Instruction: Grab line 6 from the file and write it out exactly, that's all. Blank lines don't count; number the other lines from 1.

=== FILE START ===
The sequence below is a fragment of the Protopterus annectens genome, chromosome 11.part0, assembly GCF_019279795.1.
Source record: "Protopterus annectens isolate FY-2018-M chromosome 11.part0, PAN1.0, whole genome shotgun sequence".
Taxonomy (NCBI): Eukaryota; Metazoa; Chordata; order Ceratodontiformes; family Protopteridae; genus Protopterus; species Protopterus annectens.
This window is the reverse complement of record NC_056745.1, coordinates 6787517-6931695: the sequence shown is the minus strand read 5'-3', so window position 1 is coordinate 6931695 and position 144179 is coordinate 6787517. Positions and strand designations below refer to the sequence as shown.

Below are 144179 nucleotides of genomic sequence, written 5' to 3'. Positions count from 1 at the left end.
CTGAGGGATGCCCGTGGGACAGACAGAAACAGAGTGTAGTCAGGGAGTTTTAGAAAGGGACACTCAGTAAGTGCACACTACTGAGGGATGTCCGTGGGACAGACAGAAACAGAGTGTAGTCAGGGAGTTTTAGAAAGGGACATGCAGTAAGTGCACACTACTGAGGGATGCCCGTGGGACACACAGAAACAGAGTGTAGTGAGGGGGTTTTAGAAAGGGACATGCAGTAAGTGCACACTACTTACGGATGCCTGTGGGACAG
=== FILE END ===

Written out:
CTGAGGGATGCCCGTGGGACAGACAGAAACAGAGTGTAGTCAGGGAGTTTTAGAAAGGGACACTCAGTAAGTGCACACTACTGAGGGATGTCCGTGGGACAGACAGAAACAGAGTGTAGTCAGGGAGTTTTAGAAAGGGACATGCAGTAAGTGCACACTACTGAGGGATGCCCGTGGGACACACAGAAACAGAGTGTAGTGAGGGGGTTTTAGAAAGGGACATGCAGTAAGTGCACACTACTTACGGATGCCTGTGGGACAG